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Community- Engaged Design

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pranitakhedkar
An Architect by profession & practice, Pranita is a keen observer and specialises in content, visualisation, and presentation. Cyber attacks & Architecture Technology in the far more technologically-advanced world made her realise that there is a lack of necessary awareness among people. Hence, keeping you all updated and protected by all means with subjects from Architecture Technology to Security Awareness.Currently working as a Head of Content, content writer & creator at BLARROW.TECH

“We shape our buildings; thereafter they shape us” – Winston Churchill

The role of architecture in a society today is changing and there is a lack of interest in critical social issues from a profession that holds high responsibility within the community. How we are building new or regenerating existing buildings and places, or what uses we plan for them, affects our way of life and belongings, pride, safety, accessibilities, green spaces, etc. Each urban development affects the community, whether they invest in it or occupy the buildings and places within it.

Community-Engaged Design?

Community-Engaged Design (CED) is a set of planning, community development, design principles, practices, and methods for community empowerment. The community-engaged design also overlaps with other categories like public interest design, social awareness design, and human-centered design. The engagement can be formal or informal direct or indirect but must be an effective community engagement that allows the government to tap into diverse perspectives to improve the quality of the decisions. It also enables citizens and communities to better understand the processes of the government and builds their capacity to participate in deliberate processes by gaining skills, knowledge and experience.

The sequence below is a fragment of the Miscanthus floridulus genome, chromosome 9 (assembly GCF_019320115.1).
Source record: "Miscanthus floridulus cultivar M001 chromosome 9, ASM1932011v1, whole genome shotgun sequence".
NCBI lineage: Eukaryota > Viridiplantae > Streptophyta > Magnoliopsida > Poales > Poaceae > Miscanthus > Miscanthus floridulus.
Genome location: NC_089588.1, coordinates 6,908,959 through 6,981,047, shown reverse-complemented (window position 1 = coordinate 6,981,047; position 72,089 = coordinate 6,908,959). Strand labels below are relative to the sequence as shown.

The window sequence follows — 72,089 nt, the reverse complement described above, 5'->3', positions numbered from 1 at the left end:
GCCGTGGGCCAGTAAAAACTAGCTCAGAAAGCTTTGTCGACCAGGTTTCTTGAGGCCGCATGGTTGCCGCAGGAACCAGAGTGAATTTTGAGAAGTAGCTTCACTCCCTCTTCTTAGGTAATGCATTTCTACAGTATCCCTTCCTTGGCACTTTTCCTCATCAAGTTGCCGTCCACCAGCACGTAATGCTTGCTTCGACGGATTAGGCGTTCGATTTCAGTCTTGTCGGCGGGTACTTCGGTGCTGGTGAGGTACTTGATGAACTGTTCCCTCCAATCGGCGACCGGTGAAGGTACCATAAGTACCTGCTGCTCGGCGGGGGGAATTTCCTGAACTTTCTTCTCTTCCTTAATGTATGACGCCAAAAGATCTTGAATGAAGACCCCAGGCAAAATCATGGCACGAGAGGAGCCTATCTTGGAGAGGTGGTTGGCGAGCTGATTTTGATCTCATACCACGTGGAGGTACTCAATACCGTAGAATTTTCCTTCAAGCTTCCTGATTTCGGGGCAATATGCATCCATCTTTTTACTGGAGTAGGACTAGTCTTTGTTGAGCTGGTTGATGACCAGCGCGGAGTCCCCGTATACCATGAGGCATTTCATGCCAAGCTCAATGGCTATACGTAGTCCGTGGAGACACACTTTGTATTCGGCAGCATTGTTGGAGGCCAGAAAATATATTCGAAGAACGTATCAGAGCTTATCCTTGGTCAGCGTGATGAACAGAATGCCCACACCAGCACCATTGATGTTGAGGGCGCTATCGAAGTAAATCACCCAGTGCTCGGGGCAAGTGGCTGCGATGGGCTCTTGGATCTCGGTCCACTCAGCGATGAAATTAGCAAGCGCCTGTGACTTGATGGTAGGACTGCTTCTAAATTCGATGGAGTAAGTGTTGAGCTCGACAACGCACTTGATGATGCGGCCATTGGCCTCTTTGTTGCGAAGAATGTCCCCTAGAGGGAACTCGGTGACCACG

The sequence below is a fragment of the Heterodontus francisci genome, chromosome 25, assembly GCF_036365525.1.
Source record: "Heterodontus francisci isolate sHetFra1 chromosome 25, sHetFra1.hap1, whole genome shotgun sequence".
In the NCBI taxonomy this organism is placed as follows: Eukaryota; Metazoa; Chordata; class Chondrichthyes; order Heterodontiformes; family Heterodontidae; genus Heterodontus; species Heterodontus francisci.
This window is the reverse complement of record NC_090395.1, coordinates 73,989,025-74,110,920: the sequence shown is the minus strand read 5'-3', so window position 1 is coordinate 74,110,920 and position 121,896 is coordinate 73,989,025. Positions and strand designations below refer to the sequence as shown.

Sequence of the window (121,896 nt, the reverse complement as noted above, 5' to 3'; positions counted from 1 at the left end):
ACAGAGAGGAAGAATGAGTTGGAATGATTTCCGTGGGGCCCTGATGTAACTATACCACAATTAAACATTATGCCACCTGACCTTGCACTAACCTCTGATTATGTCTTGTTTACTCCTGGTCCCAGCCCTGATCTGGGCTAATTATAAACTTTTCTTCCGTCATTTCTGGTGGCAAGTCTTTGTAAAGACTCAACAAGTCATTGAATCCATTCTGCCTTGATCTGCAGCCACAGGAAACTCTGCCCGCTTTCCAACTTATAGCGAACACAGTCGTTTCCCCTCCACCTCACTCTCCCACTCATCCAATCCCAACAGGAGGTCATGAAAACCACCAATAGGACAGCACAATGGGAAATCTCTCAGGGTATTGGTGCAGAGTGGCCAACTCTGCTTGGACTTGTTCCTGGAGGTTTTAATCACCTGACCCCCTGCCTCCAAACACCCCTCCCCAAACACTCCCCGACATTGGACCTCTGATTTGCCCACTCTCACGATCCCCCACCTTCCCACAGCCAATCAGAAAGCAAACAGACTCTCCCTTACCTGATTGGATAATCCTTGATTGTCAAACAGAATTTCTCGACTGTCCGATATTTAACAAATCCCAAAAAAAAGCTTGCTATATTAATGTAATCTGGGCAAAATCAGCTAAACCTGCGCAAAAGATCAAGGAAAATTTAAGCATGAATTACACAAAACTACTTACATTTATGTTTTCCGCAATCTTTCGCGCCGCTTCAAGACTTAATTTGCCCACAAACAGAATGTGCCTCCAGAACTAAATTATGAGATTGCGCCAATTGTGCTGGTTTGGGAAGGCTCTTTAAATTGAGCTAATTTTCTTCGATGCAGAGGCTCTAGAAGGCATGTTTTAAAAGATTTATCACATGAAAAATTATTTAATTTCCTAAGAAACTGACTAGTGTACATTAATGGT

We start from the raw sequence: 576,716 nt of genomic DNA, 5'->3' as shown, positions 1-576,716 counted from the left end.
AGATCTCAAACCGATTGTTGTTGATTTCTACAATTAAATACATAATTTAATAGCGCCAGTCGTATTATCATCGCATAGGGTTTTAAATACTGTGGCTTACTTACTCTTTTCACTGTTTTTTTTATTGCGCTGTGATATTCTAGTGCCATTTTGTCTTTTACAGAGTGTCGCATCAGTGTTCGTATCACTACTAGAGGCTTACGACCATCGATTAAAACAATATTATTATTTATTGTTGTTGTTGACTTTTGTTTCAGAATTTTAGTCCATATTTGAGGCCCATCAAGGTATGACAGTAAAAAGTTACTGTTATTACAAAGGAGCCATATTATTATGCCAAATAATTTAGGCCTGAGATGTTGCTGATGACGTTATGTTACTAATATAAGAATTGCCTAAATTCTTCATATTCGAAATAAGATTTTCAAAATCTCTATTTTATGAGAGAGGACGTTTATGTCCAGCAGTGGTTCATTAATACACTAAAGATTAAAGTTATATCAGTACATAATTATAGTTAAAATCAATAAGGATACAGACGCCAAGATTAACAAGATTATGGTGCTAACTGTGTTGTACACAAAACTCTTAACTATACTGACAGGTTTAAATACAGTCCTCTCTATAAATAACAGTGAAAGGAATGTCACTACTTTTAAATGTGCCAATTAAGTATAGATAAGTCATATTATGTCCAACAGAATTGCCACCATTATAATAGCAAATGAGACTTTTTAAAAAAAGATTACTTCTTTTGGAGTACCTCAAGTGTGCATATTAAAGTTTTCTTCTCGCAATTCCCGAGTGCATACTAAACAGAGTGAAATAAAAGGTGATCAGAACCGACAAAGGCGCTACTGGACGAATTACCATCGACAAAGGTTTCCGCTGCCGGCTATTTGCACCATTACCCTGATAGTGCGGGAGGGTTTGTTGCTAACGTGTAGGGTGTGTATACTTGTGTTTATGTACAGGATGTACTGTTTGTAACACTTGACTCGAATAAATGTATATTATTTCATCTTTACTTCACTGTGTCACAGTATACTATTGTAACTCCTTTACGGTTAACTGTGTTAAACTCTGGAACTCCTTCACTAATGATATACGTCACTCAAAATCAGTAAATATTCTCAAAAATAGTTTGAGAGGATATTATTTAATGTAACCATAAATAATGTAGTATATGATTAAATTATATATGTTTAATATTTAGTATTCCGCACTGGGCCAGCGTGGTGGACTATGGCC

CED is also,

  • Flexible and adaptive in response to particular community problems and challenges, goals, and aspirations.
  • A system of integrating approach that draws from multiple disciplines.
  • Focusing on different scales of interventions from improving the built environment to policy change.
  • Centered on participatory inquiry, decision-making, and outcomes.

Two of the most interrelated characteristics set community-engaged design are placemaking, where the goal is to frame issues and develop strategies to improve the social, environmental, and economic health of a local community. 

By the definition of Community-engaged Design, this necessitates working with different communities in more collaborative and sustained processes. Another advantage is community engagement, as the participation and social awareness, as well as outcomes resulting in citizen and institutional capacity. Hence, CED is an explicit practice to ensure that low-income communities are engaged in problem-solving as these communities are often excluded from place-based decision making.

The role of an architect or even architecture itself is continuously evolving in today’s society. Architecture can drive social change through community-engaged design. The built environment can influence social change as architects are the first to make inroads by implementing elements into their design practice, boosting social change in communities.

Every community comes with its own issues that can be looked at using specific architectural perspectives for insight and guidance. For example, in Seattle, Washington, there is a growing of homeless population in the city and yet there remains a lack of access to essential social services. So, the neighborhoods, organizations, and individuals are to be needed to have appropriate tools to impact how the city in changing efficiently.

Architecture can only evolve if the architect leads the change since they hold unique positions due to the variety of roles that they take during the building process. This profession often serves as moderator, activists, public speakers, etc., and their exposure to public, coupled with diverse knowledge and skills provides the expertise needed to become an integral part of society.

How to engage communities in design?

The fact that most urban design policies do not explicitly involve the public or communities as a part of the decision-making process. Deeper the engagement, deeper will be the interaction and impact. The term ‘co-design’ is used when community members are equal collaborators in the planning and design process.

  • Designing places with people
  • Engaging communities in decision-making
  • Using Digital media
  • Sharing input that must be easy ad intuitive
  • Providing a physical planning space
  • Visualizing the design aids
  • Share meetings online
  • Utilize existing social structures
  • Respond to community concerns

 

Stay Tuned for more Architecture Technology Content!

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